Top of the Powerwerx MEGAbox
We have been having some power outages in our neighborhood recently so my plans for a portable power station have been moved up. I have done a lot of research and decided to spend the money now instead of spending more time trying to find something cheaper.
The battery I have chosen is a Bioenno Power Lithium Iron Phosphate 12V, 40Ah LFP Battery (PVC, BLF-1240A) and here is why:
- 12V: All of my ham gear runs off of 12 volts and there are many other available tools that will also run off of the 12 volts. Using a 24V battery is tempting but requires more electronics to get the voltages I am looking for.
- Charge Current: 6A, this is easily supplied by an external power source or by solar panel(s)
- Max Discharge: 40A, my radios need around 21 amps to function well
- Lithium Iron Phosphate (LiFePO4): Lead Acid sealed, gel, or old-school are heavier than I want to deal with and do not provide a weight to power ratio that is appealing to me. There are also a lot of other things that make LiFePO4
- 40Ah: I want to be able to keep a radio running along with phones and tablets for a full day… but I also have to keep a budget in mind so 40Ah is what I bought. A 100Ah battery would be a lot better but is out of my price range.
A negative of the Bioenno batteries is that they are not to be used in series or parallel as they each contain their own Battery Management System (BMS) which is not designed to be used in a multi-battery configuration. The BMS in Bioenno batteries is very highly thought of and works remarkably well.
I chose the Powerwerx MEGAbox because I wanted one box that can hold the battery, charger, extra cables, and more. I also wanted USB-C and a light built into the box, when I looked at small and simpler boxes then included the cost of adding USB-C and a light it was almost as much as the MEGAbox. The light is kind of annoying with its seemingly endless number of modes, but it is a good light and is easily replaced if it gets too annoying.
Inside of the Powerwerx MEGAbox with PWRGate and PWRCheck+
I am able to fit everything into the box and didn’t have to add any holes or make any major modifications to it. More details below.
I needed a way to charge the batter via external power and solar, preferably with MPTT. Based on reviews and information from podcasts and such I chose the West Mountain Radio Epic PWRgate. The Epic PWRgate is rated up to 40 amps, instantly switch from external power to battery power, will charge Lead Acid, Lithium Ion, and LiFePO4 batteries, has advanced features available when plugged in to a computer via USB, has an optional temperature probe, and comes in a metal case that is very easy to mount.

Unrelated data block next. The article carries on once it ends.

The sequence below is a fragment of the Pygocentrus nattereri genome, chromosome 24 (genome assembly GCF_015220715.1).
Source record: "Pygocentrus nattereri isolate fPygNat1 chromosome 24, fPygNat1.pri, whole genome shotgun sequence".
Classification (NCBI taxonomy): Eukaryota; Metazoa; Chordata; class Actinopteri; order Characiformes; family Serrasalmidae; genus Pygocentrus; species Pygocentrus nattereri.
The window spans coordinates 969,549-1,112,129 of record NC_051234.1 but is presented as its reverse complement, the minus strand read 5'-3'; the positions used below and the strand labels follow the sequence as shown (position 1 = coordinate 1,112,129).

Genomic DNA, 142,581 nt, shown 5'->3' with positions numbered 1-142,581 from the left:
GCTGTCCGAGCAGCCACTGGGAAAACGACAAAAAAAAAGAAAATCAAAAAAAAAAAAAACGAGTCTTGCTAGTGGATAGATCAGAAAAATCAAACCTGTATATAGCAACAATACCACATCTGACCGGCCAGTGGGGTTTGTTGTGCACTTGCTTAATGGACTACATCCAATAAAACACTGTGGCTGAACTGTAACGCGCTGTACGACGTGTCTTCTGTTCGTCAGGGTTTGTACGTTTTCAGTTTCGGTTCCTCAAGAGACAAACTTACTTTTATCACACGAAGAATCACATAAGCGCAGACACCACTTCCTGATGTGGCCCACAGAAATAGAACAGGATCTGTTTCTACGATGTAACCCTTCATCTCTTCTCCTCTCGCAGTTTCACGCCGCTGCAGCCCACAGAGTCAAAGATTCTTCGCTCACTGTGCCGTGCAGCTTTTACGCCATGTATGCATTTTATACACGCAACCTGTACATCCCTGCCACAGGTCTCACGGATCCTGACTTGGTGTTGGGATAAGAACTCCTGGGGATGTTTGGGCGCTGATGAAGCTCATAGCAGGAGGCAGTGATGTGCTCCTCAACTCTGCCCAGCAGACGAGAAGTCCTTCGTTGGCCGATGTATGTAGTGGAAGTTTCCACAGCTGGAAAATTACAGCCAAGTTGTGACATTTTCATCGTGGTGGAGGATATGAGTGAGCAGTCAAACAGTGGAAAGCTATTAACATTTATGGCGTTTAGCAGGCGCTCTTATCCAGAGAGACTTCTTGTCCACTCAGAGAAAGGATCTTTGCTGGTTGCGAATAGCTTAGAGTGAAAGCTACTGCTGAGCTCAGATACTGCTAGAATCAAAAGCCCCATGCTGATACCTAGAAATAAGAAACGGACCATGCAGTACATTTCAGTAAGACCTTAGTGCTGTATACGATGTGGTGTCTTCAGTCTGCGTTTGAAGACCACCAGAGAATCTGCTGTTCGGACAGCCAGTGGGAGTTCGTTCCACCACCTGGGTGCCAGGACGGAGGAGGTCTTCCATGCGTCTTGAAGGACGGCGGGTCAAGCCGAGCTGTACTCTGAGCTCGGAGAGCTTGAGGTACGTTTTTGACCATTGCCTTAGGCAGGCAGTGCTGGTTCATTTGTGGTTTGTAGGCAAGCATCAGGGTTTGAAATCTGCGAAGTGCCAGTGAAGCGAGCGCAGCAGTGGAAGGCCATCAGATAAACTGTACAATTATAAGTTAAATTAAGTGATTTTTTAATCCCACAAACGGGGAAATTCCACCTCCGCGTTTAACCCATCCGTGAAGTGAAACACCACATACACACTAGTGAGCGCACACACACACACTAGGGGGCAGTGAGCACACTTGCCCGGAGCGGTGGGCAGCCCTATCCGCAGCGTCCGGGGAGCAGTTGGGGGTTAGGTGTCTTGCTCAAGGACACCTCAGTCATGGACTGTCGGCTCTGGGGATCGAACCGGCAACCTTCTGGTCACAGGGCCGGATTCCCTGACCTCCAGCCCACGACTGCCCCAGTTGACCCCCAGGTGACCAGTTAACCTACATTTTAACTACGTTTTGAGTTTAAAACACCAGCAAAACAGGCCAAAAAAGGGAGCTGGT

To measure the power coming from and into the battery I chose the West Mountain Radio PWRcheck+ for its easy-to-read screen and ability to store a lot of data that can be read back later on a computer. The PWRcheck+ is totally unnecessary, but I wanted a way to track the performance of the battery and figured it would be a good way to troubleshoot any issues that may come up.
For use with the solar panel, I got a Powerwerx Watt Meter – DC Inline Power Analyzer to have an easy way to see how much power is coming through the panel. It doesn’t have the features of the PWRcheck+ but it doesn’t cost as much either.
For solar I got the Bioenno Power 100 Watt Foldable Solar Panel (BSP-100-LITE). Its too big to take hiking but is a great size to carry in the back of the car and use for a field-day or to charge the battery on a sunny day when the power is out. I wanted enough wattage to give a decent amount of power to a battery but still be foldable and easy enough to move around. For the price I could have gotten 2 aluminum framed panels with twice the wattage, but they would not have been very portable. At some point I will probably buy those panels, but for now the foldable panel will do.
My mains power supply is a SamlexPower SEC-1235M with the Fan and Powerpole mods documented by Phil Salas – AD5X. I have also upped the voltage it outputs to 14.6 volts which the Bioenno battery prefers.
Modifications to the Box
I removed the top PowerPole connecter on the MEGAbox, took the connectors out and replaced them with Yellow and Gray connectors, Yellow for Solar input and Gray for power supply input, and they run to the Epic PWRgate which also has the battery and “load” plugged into it. I use Velcro to hold the battery in place along with the PWRgate and PWRcheck+. That keeps the outside of the box clean and offers a decent amount of water resistance.
Day-to-day the box sits under the ham shack desk plugged into the SamlexPower power supply keeping the battery topped off. About once I week I leave the power supply turned off and run on battery power until it gets down to around 11 volts, at that point I turn the power supply back on. It works great. I take it outside every now and then to plug in the solar panel to get used to using that setup and learn how it works in the field. The solar panel is ok, but not amazing.
The Shack with the Powerwerx MEGAbox under the desk
I am very happy with my Battery Box solution; it has already been tested in an outage where it kept my son’s tablet charged until the power came back on. I look forward to using it in an upcoming field day to really test it.